Most recently, in May 2014, the FTC sued Florida-based Pure Green Coffee for fabricating news websites and using clips without permission from “The Dr. Oz Show” to sell its green coffee bean extract.9 The company — which charged $50 for a one-month supply of the product — was accused of promoting “false and unsupported advertising claims,” such as their assertion that “studies prove Pure Green Coffee use can result in average weight loss of 17 pounds in 12 weeks.”9
Dr. Oz, who emphasized in the hearing that he does not endorse or receive money from manufacturers of products mentioned on his show, called these deceptive practices “a large scale orchestrated criminal fraud … and a grave threat to the health of any person buying and ingesting products from a dishonest seller.”5
Such misleading product advertisements have the potential to harm not only consumers, but members of the industry as well. As CRN’s Mister noted in his testimony: “Responsible firms…suffer along with consumers as legal, reasonable and defensible advertising for weight management gets dwarfed by outlandish claims that violate the law and deceive consumers.”8
FTC Regulations and Required Evidence
The Senate hearing specifically addressed the deceptive advertising of weight-loss products, which includes herbal and dietary supplements. The US Food and Drug Administration’s (FDA) Dietary Supplement Health and Education Act of 1994 (DHSEA) is concerned primarily with the labeling of such products, but also addresses certain product health claims.10
“Marketers of dietary supplements should be familiar with the requirements under both DSHEA and the FTC Act that labeling and advertising claims be truthful, not misleading and substantiated,” the FTC explains in its Dietary Supplements: An Advertising Guide for Industry.10 For these claims, the FTC requires “competent and reliable scientific evidence,” which they define broadly as “tests, analyses, research, studies, or other evidence based on the expertise of professionals in the relevant area, that have been conducted and evaluated in an objective manner by persons qualified to do so, using procedures generally accepted in the profession to yield accurate and reliable results.”10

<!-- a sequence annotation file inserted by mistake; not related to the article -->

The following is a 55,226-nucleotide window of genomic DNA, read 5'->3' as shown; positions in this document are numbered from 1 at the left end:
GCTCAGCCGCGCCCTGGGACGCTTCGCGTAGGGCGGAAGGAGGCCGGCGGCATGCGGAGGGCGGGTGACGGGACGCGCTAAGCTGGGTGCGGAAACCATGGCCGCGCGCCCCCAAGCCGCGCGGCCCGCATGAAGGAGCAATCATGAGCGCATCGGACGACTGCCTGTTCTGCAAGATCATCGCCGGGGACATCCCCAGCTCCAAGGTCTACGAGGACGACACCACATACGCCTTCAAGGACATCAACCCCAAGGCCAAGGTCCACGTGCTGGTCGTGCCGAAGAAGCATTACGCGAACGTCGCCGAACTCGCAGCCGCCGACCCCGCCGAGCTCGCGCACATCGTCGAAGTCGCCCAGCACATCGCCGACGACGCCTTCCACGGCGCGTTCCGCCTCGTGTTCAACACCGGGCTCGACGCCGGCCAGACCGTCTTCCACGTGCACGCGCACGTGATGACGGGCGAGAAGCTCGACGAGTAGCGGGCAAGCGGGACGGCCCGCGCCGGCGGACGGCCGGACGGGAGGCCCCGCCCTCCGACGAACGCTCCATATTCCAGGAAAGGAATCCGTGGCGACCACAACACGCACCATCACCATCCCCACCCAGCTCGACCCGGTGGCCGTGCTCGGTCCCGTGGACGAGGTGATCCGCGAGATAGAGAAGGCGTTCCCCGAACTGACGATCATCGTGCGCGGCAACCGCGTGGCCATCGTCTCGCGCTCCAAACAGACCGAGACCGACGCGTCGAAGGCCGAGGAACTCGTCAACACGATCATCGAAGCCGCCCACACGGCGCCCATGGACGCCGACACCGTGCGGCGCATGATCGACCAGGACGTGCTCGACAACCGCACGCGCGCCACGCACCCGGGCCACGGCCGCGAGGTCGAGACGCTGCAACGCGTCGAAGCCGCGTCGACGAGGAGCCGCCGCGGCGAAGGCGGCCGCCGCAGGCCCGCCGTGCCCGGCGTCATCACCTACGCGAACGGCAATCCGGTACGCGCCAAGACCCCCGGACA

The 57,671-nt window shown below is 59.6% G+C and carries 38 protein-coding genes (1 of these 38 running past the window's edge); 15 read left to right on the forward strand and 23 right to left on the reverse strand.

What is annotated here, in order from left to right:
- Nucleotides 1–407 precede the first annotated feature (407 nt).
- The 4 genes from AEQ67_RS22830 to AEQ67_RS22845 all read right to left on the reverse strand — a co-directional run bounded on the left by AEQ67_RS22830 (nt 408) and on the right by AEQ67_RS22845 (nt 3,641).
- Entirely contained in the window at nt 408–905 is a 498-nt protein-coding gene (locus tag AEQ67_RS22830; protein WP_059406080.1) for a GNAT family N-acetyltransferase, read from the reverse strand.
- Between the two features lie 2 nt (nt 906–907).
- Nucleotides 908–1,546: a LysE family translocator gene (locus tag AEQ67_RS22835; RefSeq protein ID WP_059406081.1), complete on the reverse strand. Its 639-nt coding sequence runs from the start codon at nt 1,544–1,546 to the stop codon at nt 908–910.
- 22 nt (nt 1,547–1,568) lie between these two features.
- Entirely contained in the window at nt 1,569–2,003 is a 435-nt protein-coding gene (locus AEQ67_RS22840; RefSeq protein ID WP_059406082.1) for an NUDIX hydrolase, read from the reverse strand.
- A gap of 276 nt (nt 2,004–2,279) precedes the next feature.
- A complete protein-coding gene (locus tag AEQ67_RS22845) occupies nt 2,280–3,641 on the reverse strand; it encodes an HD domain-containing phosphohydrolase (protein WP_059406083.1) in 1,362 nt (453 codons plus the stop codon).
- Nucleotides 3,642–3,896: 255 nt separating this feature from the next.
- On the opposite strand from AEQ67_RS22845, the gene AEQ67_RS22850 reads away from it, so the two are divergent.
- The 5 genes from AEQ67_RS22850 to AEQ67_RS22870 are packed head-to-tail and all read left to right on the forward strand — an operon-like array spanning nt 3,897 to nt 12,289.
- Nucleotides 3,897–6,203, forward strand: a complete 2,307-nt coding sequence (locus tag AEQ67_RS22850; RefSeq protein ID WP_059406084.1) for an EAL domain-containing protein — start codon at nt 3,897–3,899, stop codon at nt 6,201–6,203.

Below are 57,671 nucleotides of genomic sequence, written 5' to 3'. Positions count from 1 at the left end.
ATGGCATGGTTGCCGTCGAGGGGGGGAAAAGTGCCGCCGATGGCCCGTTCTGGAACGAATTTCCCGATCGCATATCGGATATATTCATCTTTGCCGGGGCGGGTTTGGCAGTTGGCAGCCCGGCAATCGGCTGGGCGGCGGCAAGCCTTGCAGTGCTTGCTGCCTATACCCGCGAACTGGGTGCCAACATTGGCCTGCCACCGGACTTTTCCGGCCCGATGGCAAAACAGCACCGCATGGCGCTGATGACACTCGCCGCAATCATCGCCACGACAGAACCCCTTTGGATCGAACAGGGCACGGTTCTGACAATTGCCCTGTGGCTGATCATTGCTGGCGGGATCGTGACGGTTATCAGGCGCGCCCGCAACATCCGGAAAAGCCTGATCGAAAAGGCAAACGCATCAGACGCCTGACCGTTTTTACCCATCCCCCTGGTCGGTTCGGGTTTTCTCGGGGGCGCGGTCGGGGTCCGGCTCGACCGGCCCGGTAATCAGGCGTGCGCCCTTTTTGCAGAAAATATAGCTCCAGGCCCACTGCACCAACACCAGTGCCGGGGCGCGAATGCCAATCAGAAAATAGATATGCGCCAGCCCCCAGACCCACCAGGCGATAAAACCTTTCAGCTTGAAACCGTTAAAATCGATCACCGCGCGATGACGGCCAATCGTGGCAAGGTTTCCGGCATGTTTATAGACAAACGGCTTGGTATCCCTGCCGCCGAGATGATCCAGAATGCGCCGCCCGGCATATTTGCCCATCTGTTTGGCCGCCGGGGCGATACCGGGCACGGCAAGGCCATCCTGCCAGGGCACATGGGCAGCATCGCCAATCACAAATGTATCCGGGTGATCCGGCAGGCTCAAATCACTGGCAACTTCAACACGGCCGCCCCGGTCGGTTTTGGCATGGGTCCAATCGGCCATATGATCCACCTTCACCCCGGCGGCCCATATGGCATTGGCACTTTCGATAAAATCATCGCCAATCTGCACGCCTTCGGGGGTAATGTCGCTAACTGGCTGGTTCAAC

Although the FTC does not specify what it considers acceptable scientific studies, it notes a number of factors that can “enhance the validity of the test results,” such as the use of a control, double blinding, and longer study durations. Further, the Commission stresses the importance of statistically significant results and, “in most situations,” research quality over quantity.10
Such ambiguous regulatory language, the Commission notes in its industry guide for dietary supplements advertising, is intended to benefit consumers. “The FTC’s standard for evaluating substantiation is sufficiently flexible to ensure that consumers have access to information about emerging areas of science.”10
In her testimony, Engle described weight-loss product study requirements in slightly more detail. “[I]f a company had one good study showing weight loss, FTC wouldn’t necessarily consider it unsubstantiated,” she wrote, “but in cases where a company has violated the FTC Act and is under order, the agency has determined two studies are needed going forward.”6
This statement is reflected in FTC’s recent settlements with Sensa Products, L’Occitane, and HCG Diet Direct, in which the Commission specifically prohibits the companies from making any further weight-loss claims “unless the claim is backed by two adequate and well-controlled human clinical studies.”6
The Science Behind Dr. Oz’s “Magic” Weight-Loss Supplements
Perhaps the most tangible benefit from Dr. Oz’s frequent discussions of weight loss — despite his endorsements of products with limited, if any, scientific evidence to support their claims — is simply an increased awareness of the issue. With approximately three million viewers per episode,1 it is clear that his enthusiastic and unusual approach to medicine resonates with some Americans.